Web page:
This is our home


Vibrant flowers gild the gates of the Christchurch mosques, each bouquet laid with trembling hands, representing a beautiful solidarity amidst a heart-rending grief.

“This is your home,” wrote a Wellington artist, and “you should have been safe here.”

But the flowers will, eventually, wither away. It is up to us to make sure that when they do, what they represent will endure. That all New Zealanders will not only feel at home here, but be safe, regardless of their race or religion.

Already, we are seeing how an evil act has been met with love, how the precious lives lost have brought us closer together—how our hearts have broken yet our bonds of aroha stronger than ever before.

Our Prime Minister has been a shining light amidst the darkness, radiating both strength and compassion in equal brilliance.

Her leadership has been a salve and shoulder to those mourning, and, I believe, will help hasten the healing of our collective wounds.

Our scars, however, will remain.

We must continue as we have begun. We cannot live as if these scars don’t exist going about life how we did before, but most importantly, we must not respond in a spirit of fear.

For fear is the ultimate motivation of this attack—the white supremacist ideology fueled by terror, ignited by hate, and justified by ignorance.

The deepest ignorance is the desecration of human dignity, the idea that some humans aren’t as inherently valuable as others.

That, certainly, is not “us.”

But Brenton Tarrant is also not a nameless monster who came from nowhere, an anomaly we can shake our hands from.

He was alone during his attack, yes, but spurred on by the howls of faceless others in shadowy corners of the web—some, assuredly, logging on in our own country.

He isn’t mentally unwell, just extremely deluded.

And just because he didn’t grow up here, doesn’t make this not our problem.

He is human too—and in that sense part of “us”—and the moment we begin to dehumanise and distance ourselves from this, we are falling right into his trap.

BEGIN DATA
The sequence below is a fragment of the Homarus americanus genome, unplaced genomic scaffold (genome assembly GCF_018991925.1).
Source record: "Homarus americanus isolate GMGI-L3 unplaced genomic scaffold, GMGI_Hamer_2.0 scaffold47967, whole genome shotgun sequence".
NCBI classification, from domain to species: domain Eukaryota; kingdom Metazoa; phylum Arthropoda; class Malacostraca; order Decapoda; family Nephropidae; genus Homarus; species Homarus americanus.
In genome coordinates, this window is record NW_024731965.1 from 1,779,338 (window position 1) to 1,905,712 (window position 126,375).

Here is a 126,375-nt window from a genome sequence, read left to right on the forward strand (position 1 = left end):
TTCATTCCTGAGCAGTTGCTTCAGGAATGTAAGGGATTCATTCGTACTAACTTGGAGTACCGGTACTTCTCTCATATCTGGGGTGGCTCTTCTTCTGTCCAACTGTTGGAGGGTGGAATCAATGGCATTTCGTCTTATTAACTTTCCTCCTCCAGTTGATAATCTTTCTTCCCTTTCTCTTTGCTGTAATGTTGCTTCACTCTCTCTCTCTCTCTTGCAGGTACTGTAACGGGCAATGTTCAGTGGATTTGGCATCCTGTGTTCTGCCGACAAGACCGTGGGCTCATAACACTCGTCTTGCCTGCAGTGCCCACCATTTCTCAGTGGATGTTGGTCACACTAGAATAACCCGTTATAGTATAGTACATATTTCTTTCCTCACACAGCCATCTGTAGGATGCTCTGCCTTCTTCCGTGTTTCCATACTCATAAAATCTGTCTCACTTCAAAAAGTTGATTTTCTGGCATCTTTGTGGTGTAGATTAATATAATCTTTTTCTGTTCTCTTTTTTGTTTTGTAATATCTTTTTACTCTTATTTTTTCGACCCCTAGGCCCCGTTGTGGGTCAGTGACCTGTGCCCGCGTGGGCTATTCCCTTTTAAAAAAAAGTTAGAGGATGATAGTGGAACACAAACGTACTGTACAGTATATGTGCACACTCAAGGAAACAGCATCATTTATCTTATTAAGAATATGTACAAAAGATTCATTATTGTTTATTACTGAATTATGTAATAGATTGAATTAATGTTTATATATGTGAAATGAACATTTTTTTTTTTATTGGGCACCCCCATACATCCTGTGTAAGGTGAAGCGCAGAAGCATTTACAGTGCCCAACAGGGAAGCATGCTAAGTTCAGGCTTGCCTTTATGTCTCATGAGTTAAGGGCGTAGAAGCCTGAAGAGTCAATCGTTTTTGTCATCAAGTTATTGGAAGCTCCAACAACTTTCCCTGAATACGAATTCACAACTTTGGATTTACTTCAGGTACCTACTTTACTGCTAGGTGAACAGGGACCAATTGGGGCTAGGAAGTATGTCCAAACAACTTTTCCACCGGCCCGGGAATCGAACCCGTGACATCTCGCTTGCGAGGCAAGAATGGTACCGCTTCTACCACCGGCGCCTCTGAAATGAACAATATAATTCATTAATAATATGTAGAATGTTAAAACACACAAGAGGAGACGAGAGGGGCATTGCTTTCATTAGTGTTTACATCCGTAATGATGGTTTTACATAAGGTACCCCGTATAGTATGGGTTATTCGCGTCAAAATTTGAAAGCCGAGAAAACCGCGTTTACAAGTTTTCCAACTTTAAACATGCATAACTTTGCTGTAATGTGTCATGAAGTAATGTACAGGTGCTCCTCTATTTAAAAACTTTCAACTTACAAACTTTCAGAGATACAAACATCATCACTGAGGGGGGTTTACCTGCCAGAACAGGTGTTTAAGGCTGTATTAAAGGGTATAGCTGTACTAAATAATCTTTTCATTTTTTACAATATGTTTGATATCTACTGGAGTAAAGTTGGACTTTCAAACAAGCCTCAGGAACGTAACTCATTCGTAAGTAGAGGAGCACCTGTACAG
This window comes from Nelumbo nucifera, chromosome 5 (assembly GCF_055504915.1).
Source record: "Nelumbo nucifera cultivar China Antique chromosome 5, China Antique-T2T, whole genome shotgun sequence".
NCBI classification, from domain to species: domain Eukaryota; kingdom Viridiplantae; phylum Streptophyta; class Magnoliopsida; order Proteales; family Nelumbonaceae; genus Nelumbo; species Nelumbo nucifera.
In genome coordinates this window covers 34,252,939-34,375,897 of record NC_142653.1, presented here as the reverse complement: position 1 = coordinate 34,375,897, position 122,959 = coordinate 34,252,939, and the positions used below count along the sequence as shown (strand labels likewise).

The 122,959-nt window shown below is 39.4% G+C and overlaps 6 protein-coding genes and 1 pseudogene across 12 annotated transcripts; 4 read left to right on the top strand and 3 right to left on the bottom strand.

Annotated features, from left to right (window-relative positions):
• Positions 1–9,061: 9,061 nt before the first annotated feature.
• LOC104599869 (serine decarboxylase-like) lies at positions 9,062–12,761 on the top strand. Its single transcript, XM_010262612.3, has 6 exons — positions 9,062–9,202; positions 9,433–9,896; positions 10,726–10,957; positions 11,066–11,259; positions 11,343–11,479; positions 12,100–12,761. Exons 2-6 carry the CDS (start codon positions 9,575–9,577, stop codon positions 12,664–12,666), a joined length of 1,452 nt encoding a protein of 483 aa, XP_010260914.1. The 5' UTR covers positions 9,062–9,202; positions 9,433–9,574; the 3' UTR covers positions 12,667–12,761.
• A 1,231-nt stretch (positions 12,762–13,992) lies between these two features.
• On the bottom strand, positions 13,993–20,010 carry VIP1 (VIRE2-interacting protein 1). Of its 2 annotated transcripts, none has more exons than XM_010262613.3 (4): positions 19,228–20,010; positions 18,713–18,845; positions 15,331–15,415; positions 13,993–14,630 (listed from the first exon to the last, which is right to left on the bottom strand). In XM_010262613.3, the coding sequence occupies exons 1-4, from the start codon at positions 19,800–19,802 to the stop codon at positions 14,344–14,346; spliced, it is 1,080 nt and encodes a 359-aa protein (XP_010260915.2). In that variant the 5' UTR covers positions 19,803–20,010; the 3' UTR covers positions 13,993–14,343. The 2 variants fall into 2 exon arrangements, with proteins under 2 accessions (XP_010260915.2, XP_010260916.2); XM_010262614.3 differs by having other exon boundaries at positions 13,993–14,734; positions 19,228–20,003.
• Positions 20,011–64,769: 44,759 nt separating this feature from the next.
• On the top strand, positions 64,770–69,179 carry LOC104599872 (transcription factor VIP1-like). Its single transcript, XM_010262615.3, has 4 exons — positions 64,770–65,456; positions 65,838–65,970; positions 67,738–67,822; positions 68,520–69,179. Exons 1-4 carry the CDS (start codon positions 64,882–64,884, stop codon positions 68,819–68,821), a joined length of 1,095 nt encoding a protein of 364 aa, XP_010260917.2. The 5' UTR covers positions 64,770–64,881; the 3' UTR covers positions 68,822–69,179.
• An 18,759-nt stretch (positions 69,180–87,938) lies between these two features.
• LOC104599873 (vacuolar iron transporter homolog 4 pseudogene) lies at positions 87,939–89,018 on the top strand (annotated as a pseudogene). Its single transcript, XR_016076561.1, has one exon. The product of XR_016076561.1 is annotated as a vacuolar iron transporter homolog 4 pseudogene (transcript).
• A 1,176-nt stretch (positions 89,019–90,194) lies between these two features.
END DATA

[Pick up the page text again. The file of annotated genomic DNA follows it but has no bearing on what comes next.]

We must paradoxically be vulnerable ourselves by seeking and cherishing relationships with those who are different to us

We need to seek to understand so we can prevent others doing the same.

This is New Zealand now, and us is a diverse group.

Views must be confronted, not shut out and ignored.

We must get serious about so-called casual racism, and at the same time ensure reasonable democratic debate around issues like immigration and national values are not silenced.

Policies like banning semi-automatic weapons and cracking down on irresponsible social media giants will make our shores less vulnerable to hate.

But to be a true stronghold, we must paradoxically be vulnerable ourselves by seeking and cherishing relationships with those who are different to us—kanohi ki te kanohi: face to face. A nation marked by these encounters will never be overcome by terror and division.

The flowers will wither and the scars will remain.

We must honour those who lost their lives and defy the ideas of the man that took them by fervently seeking to uphold and protect human dignity in Aotearoa New Zealand.

  • First published by the Maxim Institute.
  • Kieran Madden joined Maxim Institute as a researcher in 2012 after graduating with a Master of Public Policy from the Crawford School of Economics and Government at the Australian National University.
  • Image: Maxim Institute
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